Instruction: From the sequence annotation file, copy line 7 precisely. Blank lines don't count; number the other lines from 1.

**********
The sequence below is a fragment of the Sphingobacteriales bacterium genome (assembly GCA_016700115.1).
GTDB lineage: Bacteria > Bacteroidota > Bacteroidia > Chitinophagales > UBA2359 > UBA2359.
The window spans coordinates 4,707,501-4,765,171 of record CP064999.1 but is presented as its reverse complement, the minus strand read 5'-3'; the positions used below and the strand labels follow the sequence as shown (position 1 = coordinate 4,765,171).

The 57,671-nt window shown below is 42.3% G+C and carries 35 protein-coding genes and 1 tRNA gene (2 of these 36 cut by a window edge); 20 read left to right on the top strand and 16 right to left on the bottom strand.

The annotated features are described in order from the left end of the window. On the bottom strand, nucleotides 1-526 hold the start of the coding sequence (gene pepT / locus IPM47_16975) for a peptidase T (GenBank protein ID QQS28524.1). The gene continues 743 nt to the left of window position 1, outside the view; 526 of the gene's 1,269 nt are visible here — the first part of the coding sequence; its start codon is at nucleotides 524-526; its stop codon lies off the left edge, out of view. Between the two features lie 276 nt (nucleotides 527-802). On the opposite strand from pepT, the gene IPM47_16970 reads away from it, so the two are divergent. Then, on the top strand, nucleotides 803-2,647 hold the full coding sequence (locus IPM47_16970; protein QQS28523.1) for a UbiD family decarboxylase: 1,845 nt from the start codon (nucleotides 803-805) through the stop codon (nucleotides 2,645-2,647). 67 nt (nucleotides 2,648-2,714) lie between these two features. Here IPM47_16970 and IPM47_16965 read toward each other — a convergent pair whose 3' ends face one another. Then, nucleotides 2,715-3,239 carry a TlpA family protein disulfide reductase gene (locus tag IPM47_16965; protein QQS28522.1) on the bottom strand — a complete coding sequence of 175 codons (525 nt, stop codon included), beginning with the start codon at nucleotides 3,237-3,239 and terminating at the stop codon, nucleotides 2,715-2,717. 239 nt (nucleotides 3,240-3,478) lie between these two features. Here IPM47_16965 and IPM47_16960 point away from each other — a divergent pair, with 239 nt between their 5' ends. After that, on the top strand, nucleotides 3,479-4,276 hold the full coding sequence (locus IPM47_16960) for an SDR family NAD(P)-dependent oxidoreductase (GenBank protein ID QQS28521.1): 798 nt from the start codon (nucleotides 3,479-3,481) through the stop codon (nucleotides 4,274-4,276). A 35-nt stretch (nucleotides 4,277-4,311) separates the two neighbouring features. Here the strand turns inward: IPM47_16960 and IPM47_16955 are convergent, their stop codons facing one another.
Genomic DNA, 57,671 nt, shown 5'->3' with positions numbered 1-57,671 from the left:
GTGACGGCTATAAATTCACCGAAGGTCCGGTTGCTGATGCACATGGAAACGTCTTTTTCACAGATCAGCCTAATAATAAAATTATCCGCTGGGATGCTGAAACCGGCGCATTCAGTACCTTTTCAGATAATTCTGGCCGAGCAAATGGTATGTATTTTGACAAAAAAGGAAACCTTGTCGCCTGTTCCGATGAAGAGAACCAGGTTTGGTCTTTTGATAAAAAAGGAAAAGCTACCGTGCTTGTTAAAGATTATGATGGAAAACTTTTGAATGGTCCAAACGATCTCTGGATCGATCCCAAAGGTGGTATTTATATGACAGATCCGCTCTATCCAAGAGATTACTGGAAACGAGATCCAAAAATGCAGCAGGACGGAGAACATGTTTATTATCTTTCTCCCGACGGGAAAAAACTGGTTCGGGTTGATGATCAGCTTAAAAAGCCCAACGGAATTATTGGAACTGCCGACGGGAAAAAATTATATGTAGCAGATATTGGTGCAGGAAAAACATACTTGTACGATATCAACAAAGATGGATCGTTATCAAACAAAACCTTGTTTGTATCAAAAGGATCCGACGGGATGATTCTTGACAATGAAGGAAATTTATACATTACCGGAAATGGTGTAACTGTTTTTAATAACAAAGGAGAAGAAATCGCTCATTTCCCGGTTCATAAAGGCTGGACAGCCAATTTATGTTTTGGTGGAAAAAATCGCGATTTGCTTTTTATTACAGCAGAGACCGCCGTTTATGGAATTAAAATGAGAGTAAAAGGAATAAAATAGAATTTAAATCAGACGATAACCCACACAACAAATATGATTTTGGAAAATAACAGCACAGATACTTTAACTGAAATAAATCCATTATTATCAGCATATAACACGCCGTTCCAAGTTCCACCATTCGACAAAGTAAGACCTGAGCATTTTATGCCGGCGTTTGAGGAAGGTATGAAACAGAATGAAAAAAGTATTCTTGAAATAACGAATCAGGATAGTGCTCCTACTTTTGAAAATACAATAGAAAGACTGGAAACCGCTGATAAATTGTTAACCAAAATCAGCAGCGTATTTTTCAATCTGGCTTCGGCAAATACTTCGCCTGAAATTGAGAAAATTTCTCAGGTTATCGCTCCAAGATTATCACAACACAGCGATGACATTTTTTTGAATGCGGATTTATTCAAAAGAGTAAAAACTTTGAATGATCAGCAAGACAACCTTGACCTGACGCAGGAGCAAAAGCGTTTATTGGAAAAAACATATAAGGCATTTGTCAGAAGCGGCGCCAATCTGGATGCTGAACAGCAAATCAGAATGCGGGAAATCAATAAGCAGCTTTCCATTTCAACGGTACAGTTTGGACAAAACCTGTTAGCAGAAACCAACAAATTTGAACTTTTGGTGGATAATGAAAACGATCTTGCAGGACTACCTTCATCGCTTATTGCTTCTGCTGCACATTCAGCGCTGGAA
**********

GTGACGGCTATAAATTCACCGAAGGTCCGGTTGCTGATGCACATGGAAACGTCTTTTTCACAGATCAGCCTAATAATAAAATTATCCGCTGGGATGCTGAAACCGGCGCATTCAGTACCTTTTCAGATAATTCTGGCCGAGCAAATGGTATGTATTTTGACAAAAAAGGAAACCTTGTCGCCTGTTCCGATGAAGAGAACCAGGTTTGGTCTTTTGATAAAAAAGGAAAAGCTACCGTGCTTGTTAAAGATTATGATGGAAAACTTTTGAATGGTCCAAACGATCTCTGGATCGATCCCAAAGGTGGTATTTATATGACAGATCCGCTCTATCCAAGAGATTACTGGAAACGAGATCCAAAAATGCAGCAGGACGGAGAACATGTTTATTATCTTTCTCCCGACGGGAAAAAACTGGTTCGGGTTGATGATCAGCTTAAAAAGCCCAACGGAATTATTGGAACTGCCGACGGGAAAAAATTATATGTAGCAGATATTGGTGCAGGAAAAACATACTTGTACGATATCAACAAAGATGGATCGTTATCAAACAAAACCTTGTTTGTATCAAAAGGATCCGACGGGATGATTCTTGACAATGAAGGAAATTTATACATTACCGGAAATGGTGTAACTGTTTTTAATAACAAAGGAGAAGAAATCGCTCATTTCCCGGTTCATAAAGGCTGGACAGCCAATTTATGTTTTGGTGGAAAAAATCGCGATTTGCTTTTTATTACAGCAGAGACCGCCGTTTATGGAATTAAAATGAGAGTAAAAGGAATAAAATAGAATTTAAATCAGACGATAACCCACACAACAAATATGATTTTGGAAAATAACAGCACAGATACTTTAACTGAAATAAATCCATTATTATCAGCATATAACACGCCGTTCCAAGTTCCACCATTCGACAAAGTAAGACCTGAGCATTTTATGCCGGCGTTTGAGGAAGGTATGAAACAGAATGAAAAAAGTATTCTTGAAATAACGAATCAGGATAGTGCTCCTACTTTTGAAAATACAATAGAAAGACTGGAAACCGCTGATAAATTGTTAACCAAAATCAGCAGCGTATTTTTCAATCTGGCTTCGGCAAATACTTCGCCTGAAATTGAGAAAATTTCTCAGGTTATCGCTCCAAGATTATCACAACACAGCGATGACATTTTTTTGAATGCGGATTTATTCAAAAGAGTAAAAACTTTGAATGATCAGCAAGACAACCTTGACCTGACGCAGGAGCAAAAGCGTTTATTGGAAAAAACATATAAGGCATTTGTCAGAAGCGGCGCCAATCTGGATGCTGAACAGCAAATCAGAATGCGGGAAATCAATAAGCAGCTTTCCATTTCAACGGTACAGTTTGGACAAAACCTGTTAGCAGAAACCAACAAATTTGAACTTTTGGTGGATAATGAAAACGATCTTGCAGGACTACCTTCATCGCTTATTGCTTCTGCTGCACATTCAGCGCTGGAA